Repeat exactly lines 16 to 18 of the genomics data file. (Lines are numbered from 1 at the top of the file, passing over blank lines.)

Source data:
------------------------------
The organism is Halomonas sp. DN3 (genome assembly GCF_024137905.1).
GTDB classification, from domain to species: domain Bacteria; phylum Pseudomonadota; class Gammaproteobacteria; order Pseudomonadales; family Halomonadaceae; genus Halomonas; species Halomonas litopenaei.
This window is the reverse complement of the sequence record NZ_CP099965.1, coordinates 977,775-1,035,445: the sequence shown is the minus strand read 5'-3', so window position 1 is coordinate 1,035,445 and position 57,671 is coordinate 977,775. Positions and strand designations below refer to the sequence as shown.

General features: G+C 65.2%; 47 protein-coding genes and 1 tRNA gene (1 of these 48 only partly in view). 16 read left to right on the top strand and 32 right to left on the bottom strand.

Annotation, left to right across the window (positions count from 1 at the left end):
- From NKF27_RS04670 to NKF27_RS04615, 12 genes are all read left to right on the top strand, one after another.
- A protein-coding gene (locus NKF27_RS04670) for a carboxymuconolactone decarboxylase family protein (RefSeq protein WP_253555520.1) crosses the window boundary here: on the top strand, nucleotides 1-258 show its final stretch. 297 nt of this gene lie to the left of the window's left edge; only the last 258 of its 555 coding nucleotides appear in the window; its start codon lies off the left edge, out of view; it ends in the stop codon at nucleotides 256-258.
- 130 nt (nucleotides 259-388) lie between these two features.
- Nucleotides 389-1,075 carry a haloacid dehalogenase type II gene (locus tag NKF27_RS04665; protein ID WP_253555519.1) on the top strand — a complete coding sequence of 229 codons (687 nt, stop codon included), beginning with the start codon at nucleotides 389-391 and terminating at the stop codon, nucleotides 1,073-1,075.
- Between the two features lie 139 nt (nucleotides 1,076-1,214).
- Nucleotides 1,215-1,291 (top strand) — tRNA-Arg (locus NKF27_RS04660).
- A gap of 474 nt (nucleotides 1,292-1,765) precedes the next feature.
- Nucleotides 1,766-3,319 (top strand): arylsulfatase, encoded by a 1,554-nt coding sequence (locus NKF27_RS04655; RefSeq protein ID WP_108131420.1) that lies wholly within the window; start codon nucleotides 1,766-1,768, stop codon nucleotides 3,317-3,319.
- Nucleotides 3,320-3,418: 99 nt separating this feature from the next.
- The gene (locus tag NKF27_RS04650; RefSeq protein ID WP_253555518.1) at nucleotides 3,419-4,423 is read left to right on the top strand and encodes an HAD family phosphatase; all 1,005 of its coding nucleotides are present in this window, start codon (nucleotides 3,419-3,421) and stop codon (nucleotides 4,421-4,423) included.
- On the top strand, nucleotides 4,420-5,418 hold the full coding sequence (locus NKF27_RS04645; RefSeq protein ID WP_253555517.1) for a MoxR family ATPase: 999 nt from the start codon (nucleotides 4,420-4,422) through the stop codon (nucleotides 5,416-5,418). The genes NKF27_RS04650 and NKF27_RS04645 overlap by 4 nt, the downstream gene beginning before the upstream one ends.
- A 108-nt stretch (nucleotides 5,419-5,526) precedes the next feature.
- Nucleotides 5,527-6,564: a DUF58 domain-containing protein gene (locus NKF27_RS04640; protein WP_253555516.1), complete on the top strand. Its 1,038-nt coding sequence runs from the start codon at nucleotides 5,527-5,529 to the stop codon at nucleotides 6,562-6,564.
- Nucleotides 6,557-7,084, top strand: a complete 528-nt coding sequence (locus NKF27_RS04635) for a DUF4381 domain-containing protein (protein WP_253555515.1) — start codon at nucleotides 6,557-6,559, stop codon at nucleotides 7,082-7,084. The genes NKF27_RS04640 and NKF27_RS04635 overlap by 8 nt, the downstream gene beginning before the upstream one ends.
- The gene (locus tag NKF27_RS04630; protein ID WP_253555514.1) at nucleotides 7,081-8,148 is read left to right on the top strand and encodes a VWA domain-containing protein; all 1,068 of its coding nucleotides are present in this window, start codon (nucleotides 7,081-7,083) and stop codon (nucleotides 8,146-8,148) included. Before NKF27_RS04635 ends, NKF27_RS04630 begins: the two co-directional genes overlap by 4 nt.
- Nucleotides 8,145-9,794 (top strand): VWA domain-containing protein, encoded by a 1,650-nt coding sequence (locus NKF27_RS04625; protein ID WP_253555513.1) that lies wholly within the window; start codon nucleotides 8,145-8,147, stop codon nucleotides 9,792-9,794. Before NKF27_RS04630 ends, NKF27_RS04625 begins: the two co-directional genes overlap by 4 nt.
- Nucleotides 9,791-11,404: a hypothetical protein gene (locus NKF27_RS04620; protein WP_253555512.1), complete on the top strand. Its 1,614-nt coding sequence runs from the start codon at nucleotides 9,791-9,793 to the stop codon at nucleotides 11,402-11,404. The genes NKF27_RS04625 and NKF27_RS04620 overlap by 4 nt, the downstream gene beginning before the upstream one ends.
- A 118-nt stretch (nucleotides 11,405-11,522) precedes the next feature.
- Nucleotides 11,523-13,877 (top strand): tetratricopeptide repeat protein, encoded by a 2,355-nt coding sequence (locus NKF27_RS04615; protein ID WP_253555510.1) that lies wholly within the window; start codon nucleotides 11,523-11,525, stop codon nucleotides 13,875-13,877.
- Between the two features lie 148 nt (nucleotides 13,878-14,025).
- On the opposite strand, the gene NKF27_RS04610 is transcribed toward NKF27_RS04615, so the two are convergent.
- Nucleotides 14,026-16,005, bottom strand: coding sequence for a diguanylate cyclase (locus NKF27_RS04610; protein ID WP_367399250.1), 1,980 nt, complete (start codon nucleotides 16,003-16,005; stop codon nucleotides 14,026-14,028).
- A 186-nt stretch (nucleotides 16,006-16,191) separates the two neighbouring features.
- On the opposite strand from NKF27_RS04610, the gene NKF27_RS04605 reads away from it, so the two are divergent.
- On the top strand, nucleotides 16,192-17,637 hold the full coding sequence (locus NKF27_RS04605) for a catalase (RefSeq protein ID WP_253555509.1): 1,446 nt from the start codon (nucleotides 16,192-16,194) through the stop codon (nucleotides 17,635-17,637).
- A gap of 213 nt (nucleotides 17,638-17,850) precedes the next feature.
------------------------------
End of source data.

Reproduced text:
- On the top strand, nucleotides 4,420-5,418 hold the full coding sequence (locus NKF27_RS04645; RefSeq protein ID WP_253555517.1) for a MoxR family ATPase: 999 nt from the start codon (nucleotides 4,420-4,422) through the stop codon (nucleotides 5,416-5,418). The genes NKF27_RS04650 and NKF27_RS04645 overlap by 4 nt, the downstream gene beginning before the upstream one ends.
- A 108-nt stretch (nucleotides 5,419-5,526) precedes the next feature.
- Nucleotides 5,527-6,564: a DUF58 domain-containing protein gene (locus NKF27_RS04640; protein WP_253555516.1), complete on the top strand. Its 1,038-nt coding sequence runs from the start codon at nucleotides 5,527-5,529 to the stop codon at nucleotides 6,562-6,564.